Sadly, today is my last day – I am wishing I would have signed up for the full two weeks.
I am back with Tía Karina and her three year olds. Of the three classes I’ve assisted with, this one is the most demanding – with several, uh…independent, rambunctious boys (I secretly nickname them los diablitos (little devils)). Given I’ve been with these lovable rascals twice before, no nametags are required. I find myself referring to them as my students when talking with the other volunteers. The children now call me Roberto or Papá.
Tía Karina doesn’t hesitate putting me to work – creating a moon and star picture for the kids to glue glitter on top of. I draw a misshaped moon and cut it crookedly. Next I glue the colored see-through film to the cardboard, getting as much glue on the table and my hands as on the paper. I am proof that artistic aptitude is not a pre-requisite to be a service volunteer. The children dip their index fingers into a cap full of glue and dab the film repeatedly. Then they sprinkle gold glitter over the glue spots. The results are yet another clever, attractive picture that will go into their school year scrapbook.
Mark and Dee Dee painting the murals
The morning flies by and it is lunch time. As we wait for the food to arrive at the table, the kids begin to squirm in their chairs and act like a bunch of three year olds. I take out a small foam ball that I brought with me. Raising the ball in the air, I announce that this is “la pelota de cosquillas” (the tickle ball) and ask if anyone wants to see how it works. Silence until Jordin shyly says, “Sí.” Slowly I walk up behind him and gently tap him on the forehead, then his ear, then his back. He bends his head backwards to look up at me and I see my opening: I press the ball into his exposed neck. He is very ticklish and squeals with laughter. Now the other kids are more receptive: Juliana and Brittany yell out: “¡A mí, a mí!” (Me, me!) I go around the table, three times, tickling necks, underarms, and tummies.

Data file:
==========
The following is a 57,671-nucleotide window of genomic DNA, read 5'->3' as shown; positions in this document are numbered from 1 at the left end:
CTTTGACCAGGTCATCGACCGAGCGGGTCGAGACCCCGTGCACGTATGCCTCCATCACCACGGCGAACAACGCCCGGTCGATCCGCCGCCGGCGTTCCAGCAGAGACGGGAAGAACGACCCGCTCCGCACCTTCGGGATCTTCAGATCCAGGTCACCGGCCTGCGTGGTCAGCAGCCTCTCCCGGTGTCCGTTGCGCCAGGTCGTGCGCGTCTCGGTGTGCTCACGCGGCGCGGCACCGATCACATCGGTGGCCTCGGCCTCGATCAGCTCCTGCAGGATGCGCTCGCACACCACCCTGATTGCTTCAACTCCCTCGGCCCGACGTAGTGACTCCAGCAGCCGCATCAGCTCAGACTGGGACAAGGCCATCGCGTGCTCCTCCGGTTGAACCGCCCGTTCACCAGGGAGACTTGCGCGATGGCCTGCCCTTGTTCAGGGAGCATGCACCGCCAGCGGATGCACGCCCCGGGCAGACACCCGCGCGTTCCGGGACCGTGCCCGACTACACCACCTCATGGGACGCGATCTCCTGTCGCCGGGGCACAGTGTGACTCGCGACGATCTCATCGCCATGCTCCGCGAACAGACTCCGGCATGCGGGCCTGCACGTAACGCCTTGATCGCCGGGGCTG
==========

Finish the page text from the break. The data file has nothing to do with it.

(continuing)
Tía Ruby, Tía Alexandra, and Liz in English class
Soon it’s nap time in the dormitorio (bedroom). After marching to our assigned bed, I ask shy, tiny Kimberly if she wants to go to the moon – but she doesn’t answer. It’s my last day so I’m feeling cocky – I quickly count to three and, making rocket engine noises, lift her up over my head and then provide a gentle landing onto the bed. The next nine times I ask the question, the responses are all positive. Andrés says, “¡Otra vez!” (Again!), but I explain that the booster engine is running low on fuel.
At the end of the day there is an informal ceremony because Dee Dee and I are leaving. We exchange thank you cards with the tías we worked with. I struggle to put some words on a blank white piece of paper and add some dorky stick figure faces as decorations. I attempt to read Tía Karina’s card out loud in Spanish and am choked with emotion. What I get from the tías are works of art of colored paper with scalloped edges, pipe cleaner flowers, and many kind words.
Who knew that taking three-year-olds ten meters to the restroom would be like herding cats? Juliana and Brittany held my hand whenever we left the room. Thinking and speaking in pidgin Spanish has left me exhausted. Looking at the pictures Liz, our team photographer, has been taking, I see I’m smiling in almost all of them.
It was the hardest fun I’ve ever had. I can’t wait to come back.
Entry submitted by: Roberto
Message of the Day – Liz: “Education is the most powerful weapon which you can use to change the world.” – Nelson Mandela